Introduction: Genetic factors affecting warfarin maintenance dose have been well established, but patient acceptance is a necessary consideration for the successful clinical implementation of warfarin pharmacogenetic testing (WPGT). In this study, we aimed to determine the attitudes toward WPGT among Singaporean Chinese.
Methods: A total of 194 warfarin patients and 187 members of the public completed a structured survey on paper and the Internet, respectively. Attitudes were expressed as willingness to undergo WPGT (single item with 5-point response) and expectations and concerns about WPGT (two multi-item scales). Relationships between attitudes and socio-demographic and clinical variables were explored using Fisher's exact test, Student's t-test, one-way analysis of variance or Pearson's correlation.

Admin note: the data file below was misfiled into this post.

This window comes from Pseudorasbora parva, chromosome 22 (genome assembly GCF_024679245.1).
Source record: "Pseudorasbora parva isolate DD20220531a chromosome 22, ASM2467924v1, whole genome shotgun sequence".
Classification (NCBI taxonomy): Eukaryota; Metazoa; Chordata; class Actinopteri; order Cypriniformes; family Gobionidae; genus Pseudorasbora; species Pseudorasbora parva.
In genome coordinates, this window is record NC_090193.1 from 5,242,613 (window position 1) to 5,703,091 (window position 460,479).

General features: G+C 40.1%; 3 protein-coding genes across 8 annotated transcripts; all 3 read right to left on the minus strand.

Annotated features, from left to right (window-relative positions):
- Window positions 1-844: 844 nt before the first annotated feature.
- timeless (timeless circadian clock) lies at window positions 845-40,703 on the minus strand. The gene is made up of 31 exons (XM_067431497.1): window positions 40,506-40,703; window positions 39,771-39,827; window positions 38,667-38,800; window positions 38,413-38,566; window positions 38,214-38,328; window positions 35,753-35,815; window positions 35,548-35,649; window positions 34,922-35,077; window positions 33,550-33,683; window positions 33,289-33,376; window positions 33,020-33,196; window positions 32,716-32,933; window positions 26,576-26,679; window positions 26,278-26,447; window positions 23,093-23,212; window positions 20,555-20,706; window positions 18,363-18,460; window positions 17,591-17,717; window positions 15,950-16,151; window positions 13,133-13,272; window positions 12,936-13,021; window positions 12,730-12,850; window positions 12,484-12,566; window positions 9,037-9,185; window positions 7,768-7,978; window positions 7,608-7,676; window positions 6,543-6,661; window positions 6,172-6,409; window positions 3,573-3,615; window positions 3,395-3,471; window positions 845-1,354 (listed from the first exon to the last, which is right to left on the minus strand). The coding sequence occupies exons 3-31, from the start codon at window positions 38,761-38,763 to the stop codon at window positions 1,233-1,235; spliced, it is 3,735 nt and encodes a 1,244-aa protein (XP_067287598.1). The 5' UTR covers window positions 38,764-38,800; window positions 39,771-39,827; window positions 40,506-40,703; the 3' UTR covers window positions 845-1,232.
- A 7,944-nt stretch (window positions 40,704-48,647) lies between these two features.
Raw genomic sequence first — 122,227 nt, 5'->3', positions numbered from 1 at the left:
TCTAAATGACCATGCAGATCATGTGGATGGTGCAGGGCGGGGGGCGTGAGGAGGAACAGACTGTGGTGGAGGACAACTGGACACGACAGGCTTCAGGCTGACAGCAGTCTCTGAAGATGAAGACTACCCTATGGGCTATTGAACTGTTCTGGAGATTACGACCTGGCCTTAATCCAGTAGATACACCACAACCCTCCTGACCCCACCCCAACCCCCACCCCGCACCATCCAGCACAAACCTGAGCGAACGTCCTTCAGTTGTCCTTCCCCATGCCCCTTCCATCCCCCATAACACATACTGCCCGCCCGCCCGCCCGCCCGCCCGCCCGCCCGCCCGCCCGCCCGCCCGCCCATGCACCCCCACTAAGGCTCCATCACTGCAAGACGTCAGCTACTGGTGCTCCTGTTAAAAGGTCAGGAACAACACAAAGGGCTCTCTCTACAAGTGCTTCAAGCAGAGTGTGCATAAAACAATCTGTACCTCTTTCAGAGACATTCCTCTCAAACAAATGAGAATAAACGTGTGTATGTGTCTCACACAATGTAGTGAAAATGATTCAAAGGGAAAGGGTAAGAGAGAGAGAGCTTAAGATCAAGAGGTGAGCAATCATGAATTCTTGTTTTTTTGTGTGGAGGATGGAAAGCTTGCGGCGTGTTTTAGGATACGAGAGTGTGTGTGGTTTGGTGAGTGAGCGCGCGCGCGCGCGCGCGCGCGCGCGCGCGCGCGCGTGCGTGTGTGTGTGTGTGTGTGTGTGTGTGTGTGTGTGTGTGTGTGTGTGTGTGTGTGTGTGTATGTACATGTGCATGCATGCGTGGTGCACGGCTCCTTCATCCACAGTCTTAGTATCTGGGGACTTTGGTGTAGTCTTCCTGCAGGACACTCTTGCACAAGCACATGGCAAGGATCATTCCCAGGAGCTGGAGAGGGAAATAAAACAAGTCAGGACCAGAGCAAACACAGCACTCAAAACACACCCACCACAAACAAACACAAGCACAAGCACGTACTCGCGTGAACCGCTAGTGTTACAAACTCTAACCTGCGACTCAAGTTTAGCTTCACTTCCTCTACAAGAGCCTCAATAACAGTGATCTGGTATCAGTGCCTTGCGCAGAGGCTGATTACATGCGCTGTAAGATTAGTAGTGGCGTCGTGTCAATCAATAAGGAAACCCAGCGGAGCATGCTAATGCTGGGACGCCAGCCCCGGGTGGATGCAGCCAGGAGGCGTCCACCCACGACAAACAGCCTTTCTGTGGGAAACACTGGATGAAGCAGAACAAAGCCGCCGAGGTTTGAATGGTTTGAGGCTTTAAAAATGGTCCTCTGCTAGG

Results: Majority of respondents were willing to or neutral about undergoing WPGT. Both patients and public had relatively high expectations (mean [SD]: 3.77 [0.63], and 3.97 [0.55], respectively) and moderately high concerns (mean [SD]: 3.30 [0.69] and 3.33 [0.68], respectively) about WPGT. Willingness to undergo WPGT was associated with gender, educational status, length of warfarin treatment, and number of chronic diseases among warfarin patients, and with history of adverse drug reactions and number of chronic diseases among the public. Higher expectation of WPGT was associated with higher willingness (p < .001 in both populations), while higher concern was associated with lower willingness to undergo WPGT among the public (p = .004) but not among patients (p = .072).
Conclusion: Patient acceptance is not a major barrier to clinical implementation of WPGT but patient education is necessary and the ethical, social, and legal issues should be addressed.